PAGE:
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    Cummings Hale posted an update 2 months ago

    Product activation is traditionally used by software vendors to safeguard their applications and enforce license agreements. While some users object to any form of license management, modern product activation systems can be better than other techniques from both the vendor’s along with the end-user’s perspectives.

    Software vendors use license management for numerous reasons. They are often interested in protection from piracy, and protection against users exceeding their agreed license terms (like the amount of installations operating inside a customer company). License management also allows the software vendor to develop, distribute, and support one type of their application, but offer different license terms at different prices to different markets.

    By way of example, the vendor will use the licensing mechanism to offer trial licenses, perpetual licenses, subscription licenses, set limits around the product features or modules enabled, set usage limits, combination’s from all of the above, and provide straightforward upgrades in capabilities, with one executable (some license management systems even permit the vendor also to offer floating licensing either over the end-customer’s network or the Web for this same executable). Finally, license management can let the vendor to automate fulfillment, management and reporting, so reducing operations costs and offering immediate delivery worldwide 24×7 with their customers.

    A key concern for software vendors is ensuring users don’t merely provide the software to unlicensed friends and colleagues, or perhaps post it on the net for anybody to download. The common option would be called node-locking, where each user’s installation is locked to a single or more parameters with their system, like the MAC address. Each time the application runs, it reads, say, the MAC address with the computer where it can be running, and will proceed only if the address it reads matches usually the one recorded to the license.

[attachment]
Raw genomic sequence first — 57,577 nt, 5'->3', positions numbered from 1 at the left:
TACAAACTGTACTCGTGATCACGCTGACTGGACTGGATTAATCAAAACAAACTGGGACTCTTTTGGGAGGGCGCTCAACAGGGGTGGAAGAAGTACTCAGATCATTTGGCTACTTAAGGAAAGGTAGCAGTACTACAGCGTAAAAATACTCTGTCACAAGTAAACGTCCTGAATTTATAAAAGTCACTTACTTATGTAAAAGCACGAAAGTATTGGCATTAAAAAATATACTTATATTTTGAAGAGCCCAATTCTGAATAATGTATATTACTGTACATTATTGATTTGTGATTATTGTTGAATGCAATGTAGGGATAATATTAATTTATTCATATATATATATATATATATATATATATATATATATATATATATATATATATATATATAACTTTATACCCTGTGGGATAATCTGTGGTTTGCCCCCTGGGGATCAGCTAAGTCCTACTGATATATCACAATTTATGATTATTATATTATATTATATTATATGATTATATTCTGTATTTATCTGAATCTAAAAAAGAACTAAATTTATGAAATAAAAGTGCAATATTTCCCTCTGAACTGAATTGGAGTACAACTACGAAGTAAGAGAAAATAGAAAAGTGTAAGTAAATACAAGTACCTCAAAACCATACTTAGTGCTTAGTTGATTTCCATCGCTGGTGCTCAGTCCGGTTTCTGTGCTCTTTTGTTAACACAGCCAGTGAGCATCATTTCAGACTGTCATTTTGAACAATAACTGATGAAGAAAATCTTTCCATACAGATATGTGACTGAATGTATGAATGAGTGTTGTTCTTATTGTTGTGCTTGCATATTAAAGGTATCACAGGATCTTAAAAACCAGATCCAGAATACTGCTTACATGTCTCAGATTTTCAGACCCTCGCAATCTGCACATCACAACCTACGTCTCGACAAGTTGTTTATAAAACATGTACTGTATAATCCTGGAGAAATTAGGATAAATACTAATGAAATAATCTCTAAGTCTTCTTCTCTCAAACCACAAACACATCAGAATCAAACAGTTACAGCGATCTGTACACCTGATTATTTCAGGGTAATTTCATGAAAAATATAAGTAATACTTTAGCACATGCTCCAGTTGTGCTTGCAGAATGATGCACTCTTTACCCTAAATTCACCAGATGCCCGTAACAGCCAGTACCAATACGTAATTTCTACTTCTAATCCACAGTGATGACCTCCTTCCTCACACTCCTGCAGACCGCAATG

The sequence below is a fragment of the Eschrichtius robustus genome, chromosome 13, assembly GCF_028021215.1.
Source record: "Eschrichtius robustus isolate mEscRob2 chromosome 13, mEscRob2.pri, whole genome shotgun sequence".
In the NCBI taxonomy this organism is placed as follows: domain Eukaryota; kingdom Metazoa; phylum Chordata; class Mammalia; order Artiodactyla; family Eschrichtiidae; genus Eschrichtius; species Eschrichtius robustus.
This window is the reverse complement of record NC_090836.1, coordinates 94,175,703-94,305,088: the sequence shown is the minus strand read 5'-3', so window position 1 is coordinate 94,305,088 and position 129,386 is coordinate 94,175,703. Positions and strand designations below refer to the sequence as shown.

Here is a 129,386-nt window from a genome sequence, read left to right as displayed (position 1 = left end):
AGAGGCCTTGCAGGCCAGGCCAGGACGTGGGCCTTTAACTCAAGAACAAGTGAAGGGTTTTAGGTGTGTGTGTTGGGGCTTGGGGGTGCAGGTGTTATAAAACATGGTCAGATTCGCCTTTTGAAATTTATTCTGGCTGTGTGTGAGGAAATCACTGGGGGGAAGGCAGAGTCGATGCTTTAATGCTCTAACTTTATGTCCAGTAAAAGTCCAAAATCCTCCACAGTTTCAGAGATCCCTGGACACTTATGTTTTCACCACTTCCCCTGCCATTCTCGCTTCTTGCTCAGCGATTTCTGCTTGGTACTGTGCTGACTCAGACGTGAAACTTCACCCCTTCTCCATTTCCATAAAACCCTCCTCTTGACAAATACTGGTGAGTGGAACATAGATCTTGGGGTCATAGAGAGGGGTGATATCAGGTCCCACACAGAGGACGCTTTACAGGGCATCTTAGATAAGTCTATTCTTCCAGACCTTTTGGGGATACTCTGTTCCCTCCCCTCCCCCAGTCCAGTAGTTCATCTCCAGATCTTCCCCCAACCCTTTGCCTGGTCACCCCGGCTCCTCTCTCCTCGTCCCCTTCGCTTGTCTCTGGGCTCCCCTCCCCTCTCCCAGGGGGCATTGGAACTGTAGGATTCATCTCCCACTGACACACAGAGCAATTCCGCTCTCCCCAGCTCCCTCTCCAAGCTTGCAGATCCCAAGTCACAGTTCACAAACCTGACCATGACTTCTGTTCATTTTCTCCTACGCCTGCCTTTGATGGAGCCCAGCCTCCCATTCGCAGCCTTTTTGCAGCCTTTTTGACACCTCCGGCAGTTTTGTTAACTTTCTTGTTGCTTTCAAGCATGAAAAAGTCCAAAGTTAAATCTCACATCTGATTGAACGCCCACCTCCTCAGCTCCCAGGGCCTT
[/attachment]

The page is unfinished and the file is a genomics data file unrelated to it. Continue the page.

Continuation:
Older approaches for license enforcement include dongle-based licensing and key-file-based licensing. A dongle can be a hardware device that plugs into a person’s computer; if the application runs it checks to the presence of the dongle and definately will run only when it finds it. Dongles do therefore allow the user to go their license around, only by physically relocating the dongle. With key-file-based licensing, the license limits and node-locking parameters are encrypted in a file, that is shipped to the person and study through the application every time it runs.

    These approaches have a number of disadvantages. Dongles have to have the distribution from the hardware, with all that entails in material cost, shipping cost, delivery times and management through the vendor. These are widely disliked by end-users, who don’t wish to watch for the crooks to arrive, monitor them, you can keep them stick out with their computer etc.

    Key-based licensing improves on dongles since the encrypted key files can be delivered immediately by email, and impose no hardware burden. However, they do require the user to deliver names in the locking parameters (or chance a utility to learn them), and do not allow users to readily move their license from machine to machine, as a result moving will need a new key file. Upgrading into a user’s license, such as extending to sign up, also requires the generation and delivery of your new key file.

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